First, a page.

George Anson

At the time of the War of Austrian Succession, Britain found itself fighting the Spanish. Captain George Anson was sent on a mission to raid and plunder the Pacific coast of South America and hopefully link up to a Caribbean expedition that had been sent to Panama, and if possible to capture the annual 'galleon' which linked Mexico and the Philippines.

Anson's squadron consisted of the Centurion (60 guns), the Gloucester (50 guns), the Severn (50 guns), the Pearl (40 guns), the Wager (28 guns), the little sloop Tryal (8 guns), and two storeships. Narrowly missing the Spaniards on the coast of Patagonia, Anson passed through the Strait of Le Maire on 7 March 1741 and began to beat westwards round Cape Horn. Thanks to their delayed departure it was now the worst season of the year, in the worst waters of the world. In the words of Lawrence Millechamp, purser of the Tryal, the weather was still stormy with huge deep, hollow seas that frequently broke quite over us, with constant rain, frost or snow. Our decks were always full of water, and our men constantly falling ill with the scurvy; and the allowance of water being but small reduced us to a most deplorable condition.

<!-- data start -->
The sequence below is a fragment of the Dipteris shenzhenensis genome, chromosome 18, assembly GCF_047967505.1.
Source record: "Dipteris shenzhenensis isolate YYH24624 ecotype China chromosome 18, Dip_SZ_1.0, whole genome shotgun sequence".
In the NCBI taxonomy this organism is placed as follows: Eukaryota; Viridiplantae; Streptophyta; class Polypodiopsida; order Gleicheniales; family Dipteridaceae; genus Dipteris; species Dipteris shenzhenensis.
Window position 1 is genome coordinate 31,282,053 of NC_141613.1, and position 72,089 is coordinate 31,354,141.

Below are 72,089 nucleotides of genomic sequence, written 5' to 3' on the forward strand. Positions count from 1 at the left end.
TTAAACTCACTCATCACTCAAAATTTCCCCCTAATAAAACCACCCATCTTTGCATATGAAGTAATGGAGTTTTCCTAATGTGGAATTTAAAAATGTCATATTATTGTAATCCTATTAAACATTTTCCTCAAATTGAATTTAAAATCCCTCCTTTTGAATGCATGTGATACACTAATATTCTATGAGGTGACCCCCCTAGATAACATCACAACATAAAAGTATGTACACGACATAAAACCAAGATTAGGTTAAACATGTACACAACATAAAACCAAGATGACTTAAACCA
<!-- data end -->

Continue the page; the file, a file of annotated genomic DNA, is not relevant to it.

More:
When the squadron finally assembled at Mas-a-Tierra in the Juan Fernandez Islands in mid-June, all but the Centurion and Tryal had disappeared. Next month the Gloucester and the storeship Anna struggled in. Of the remainder it was later known that the Wager had been wrecked, and the Severn and Pearl forced back into the Atlantic. Anson was lucky that the Spanish squadron had been even more completely shattered than his own, but in every other respect the rounding of the Horn, though an epic of endurance, was a military disaster. Of 961 men who had sailed in the three surviving warships, scurvy, cold, and privation had killed all but 335, too few to man even the Centurion properly.

It was this disastrous experience that convinced Anson of the value in having a safe port at the Falkland Islands to prepare to round the Horn or to recover from an attempt. His personal experiences made him a vociferous advocate for a permanent British settlement on the islands.

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by Stephen Luscombe